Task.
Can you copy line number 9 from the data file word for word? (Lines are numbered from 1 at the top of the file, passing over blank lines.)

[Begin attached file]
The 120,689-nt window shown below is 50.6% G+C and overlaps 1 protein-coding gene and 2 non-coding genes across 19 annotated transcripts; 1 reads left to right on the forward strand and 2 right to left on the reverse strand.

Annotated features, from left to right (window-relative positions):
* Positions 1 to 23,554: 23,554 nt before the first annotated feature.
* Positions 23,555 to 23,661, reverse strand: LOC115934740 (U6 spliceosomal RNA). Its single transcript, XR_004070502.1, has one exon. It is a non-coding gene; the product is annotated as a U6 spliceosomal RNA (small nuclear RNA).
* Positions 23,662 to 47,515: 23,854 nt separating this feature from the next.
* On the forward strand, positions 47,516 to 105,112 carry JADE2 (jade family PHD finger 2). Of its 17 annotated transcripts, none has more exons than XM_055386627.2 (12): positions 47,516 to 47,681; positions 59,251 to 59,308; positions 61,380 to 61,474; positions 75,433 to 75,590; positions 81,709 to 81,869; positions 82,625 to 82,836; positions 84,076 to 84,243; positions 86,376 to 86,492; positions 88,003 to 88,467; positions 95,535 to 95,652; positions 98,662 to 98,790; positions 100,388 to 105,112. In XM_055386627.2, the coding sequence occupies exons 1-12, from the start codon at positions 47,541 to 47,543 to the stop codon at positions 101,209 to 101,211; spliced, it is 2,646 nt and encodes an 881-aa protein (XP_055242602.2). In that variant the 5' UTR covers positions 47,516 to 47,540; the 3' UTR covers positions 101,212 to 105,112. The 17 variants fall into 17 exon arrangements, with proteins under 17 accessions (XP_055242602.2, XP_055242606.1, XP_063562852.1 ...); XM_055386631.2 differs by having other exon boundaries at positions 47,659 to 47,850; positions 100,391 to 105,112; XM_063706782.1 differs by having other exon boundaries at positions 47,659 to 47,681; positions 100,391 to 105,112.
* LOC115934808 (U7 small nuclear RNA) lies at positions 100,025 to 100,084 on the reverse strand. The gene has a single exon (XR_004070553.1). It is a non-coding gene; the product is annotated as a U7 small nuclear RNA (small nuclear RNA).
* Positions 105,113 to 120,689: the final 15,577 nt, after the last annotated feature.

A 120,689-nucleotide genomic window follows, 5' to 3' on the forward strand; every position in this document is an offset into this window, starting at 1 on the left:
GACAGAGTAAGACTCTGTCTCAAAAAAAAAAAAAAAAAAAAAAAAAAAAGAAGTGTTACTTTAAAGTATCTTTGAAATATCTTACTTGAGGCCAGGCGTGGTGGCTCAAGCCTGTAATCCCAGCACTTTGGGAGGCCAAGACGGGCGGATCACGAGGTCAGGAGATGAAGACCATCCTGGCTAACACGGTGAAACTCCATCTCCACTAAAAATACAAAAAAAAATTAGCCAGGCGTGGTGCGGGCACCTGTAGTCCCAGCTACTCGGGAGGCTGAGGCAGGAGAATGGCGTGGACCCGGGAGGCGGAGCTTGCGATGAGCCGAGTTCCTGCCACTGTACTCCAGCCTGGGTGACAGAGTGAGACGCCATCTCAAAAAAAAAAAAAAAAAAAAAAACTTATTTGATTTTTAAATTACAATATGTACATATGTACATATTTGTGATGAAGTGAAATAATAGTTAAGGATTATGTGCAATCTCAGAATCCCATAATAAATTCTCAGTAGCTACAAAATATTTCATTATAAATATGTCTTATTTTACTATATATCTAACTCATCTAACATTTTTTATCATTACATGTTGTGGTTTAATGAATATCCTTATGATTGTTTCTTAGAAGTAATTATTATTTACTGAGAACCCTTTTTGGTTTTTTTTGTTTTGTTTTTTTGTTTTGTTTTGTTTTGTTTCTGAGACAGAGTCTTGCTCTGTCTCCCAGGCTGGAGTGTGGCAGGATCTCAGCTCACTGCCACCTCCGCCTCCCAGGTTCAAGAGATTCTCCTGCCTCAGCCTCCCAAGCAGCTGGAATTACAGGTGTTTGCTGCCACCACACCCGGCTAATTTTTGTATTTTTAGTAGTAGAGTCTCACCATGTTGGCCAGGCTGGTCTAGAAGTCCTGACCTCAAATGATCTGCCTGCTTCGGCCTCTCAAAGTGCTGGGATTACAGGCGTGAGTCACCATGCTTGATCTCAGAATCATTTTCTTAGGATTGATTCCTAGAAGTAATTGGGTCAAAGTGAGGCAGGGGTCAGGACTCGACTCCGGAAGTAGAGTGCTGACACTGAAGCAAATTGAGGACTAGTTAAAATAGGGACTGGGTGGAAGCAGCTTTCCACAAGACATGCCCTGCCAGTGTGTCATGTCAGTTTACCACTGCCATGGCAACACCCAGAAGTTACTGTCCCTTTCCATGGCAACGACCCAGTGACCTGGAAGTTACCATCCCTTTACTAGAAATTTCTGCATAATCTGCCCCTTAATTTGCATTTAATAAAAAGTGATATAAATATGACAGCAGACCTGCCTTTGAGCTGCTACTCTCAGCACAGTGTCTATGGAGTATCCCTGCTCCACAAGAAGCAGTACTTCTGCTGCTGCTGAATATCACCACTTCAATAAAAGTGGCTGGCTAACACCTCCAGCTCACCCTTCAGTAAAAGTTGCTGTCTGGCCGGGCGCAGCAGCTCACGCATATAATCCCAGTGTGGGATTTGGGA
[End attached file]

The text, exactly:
A 120,689-nucleotide genomic window follows, 5' to 3' on the forward strand; every position in this document is an offset into this window, starting at 1 on the left: